There is often expectation and pressure in the years after college to know exactly what you want to do with the rest of your life. Mr. Hoffman said that from what he has seen in the Orthodox community, there is pressure to opt for security, “even if it means turning away from what could be an otherwise fulfilling life.” Ms. Schechter stressed the importance of finding your identity and being confident in it, as well as being proud of your accomplishments.
According to Ms. Scur, “being an adult” is a challenge in its own right.
“I often feel I am stuck in this limbo between being a child and an adult,” she said. “I have to pay bills, eat three meals a day, and exercise? I realize how much of a millennial this makes me sound like but it’s true. I’m constantly asking myself ‘Am I doing right? Am I an adult?’”
Reflecting inward about the dating and adult worlds is commonplace among twentysomethings — certainly including these actors and the characters they play — but the cast also talked about the causes and topics most important to them.
For Ms. Scur it is a woman’s right to knowledge and education. Ms. Gottfried also cares deeply about women’s rights, and particularly how we deal with rape and violence against women. She also talked about the importance of monitoring the safety of the food we eat. Many civil and equal rights topics concern Mr. Harary, including Syrian apathy, the plight of minorities, police brutality, suppression of women, and homophobia. Ms. Schechter is focused on education reform and greater mental health awareness and education. Mr. Shapiro is concerned about the drug crisis ravaging the United States, and the common misconception that substance abuse is a character flaw rather than a health condition related to genetics, chemistry, and circumstance. Mr. Hoffman finds social media important, as it provides more openness in the world, often leading to greater understanding and acceptance. Still, a recurring theme from many cast members was the need to live in the moment and not be absorbed by social media.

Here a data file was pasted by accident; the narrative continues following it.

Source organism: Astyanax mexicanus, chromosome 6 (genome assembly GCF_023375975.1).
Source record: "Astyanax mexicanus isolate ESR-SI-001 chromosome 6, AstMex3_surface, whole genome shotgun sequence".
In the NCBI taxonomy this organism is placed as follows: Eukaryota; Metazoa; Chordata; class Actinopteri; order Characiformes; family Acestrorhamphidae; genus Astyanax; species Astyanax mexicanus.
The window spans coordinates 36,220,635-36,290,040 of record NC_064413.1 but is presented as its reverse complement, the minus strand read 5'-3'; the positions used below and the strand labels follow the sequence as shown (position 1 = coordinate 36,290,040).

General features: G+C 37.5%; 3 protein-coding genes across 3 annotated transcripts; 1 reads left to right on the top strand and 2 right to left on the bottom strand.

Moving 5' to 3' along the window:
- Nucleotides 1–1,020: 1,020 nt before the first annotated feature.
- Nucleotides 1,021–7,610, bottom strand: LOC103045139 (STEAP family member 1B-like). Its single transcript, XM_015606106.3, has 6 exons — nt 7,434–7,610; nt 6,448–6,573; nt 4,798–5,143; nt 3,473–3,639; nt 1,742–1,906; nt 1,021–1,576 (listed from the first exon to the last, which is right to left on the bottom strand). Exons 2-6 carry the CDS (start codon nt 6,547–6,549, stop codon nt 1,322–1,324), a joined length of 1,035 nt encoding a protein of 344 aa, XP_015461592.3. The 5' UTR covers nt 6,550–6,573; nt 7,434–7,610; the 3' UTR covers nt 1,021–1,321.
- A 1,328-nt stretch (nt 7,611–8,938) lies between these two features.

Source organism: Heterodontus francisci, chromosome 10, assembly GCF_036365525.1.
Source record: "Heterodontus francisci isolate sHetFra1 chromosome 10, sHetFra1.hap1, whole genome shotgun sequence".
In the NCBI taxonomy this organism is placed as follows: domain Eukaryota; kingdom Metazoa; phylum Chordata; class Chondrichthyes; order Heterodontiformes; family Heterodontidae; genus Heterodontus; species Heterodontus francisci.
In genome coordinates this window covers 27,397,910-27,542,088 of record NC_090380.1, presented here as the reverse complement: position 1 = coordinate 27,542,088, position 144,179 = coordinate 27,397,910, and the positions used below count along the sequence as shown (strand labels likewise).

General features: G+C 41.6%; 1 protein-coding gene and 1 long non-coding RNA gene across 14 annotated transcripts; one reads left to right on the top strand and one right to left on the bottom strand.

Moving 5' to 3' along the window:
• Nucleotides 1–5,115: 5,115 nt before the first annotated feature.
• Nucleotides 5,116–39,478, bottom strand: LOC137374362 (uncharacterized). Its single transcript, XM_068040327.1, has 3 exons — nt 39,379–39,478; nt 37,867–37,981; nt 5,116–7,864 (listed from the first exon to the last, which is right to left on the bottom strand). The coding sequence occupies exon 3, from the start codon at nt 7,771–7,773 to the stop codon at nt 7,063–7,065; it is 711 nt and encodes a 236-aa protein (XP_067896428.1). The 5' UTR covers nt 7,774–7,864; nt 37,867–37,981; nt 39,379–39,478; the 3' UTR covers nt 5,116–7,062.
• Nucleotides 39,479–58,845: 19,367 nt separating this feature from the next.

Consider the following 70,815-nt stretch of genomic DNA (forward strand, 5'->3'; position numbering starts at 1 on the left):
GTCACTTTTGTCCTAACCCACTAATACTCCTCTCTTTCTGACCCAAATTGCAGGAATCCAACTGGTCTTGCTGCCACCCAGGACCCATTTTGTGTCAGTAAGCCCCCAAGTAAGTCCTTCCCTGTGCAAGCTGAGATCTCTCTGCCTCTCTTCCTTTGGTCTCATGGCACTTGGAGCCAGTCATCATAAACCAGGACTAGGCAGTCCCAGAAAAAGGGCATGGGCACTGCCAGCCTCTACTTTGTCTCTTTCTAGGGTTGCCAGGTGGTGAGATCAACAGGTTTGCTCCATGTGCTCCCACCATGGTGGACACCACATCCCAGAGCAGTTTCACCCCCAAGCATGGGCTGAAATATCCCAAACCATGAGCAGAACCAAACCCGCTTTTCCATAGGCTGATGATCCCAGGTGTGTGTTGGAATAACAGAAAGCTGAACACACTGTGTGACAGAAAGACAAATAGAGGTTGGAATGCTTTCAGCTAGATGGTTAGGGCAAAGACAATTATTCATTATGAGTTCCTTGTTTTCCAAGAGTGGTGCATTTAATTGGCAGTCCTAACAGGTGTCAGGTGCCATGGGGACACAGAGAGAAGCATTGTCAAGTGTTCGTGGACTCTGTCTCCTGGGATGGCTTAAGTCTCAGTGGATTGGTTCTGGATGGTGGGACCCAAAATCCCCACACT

Finally, the cast was asked what advice they would give to their child selves. Mr. Shapiro said that if people try to beat you down, know that you will find a community that cares about you, so go easy on yourself. “Life gets better,” he said. Ms. Schechter stressed that everything that happens in life works to build who you are, moment by moment, and it’s important to keep positive and do the best you can. Mr. Harary said that “Family will be everything.” Mr. Hoffman advised to “do more” and be your biggest advocate. Ms. Scur said trust yourself more and find your own ideas and opinions.
And then, of course, there’s Ms. Gottfried, who followed a childhood dream and is still looking forward. She said: “Don’t resist change. Instead, embrace it and be open to new possibilities.”
For more information about “Soon By You” go to soonbyyou.tv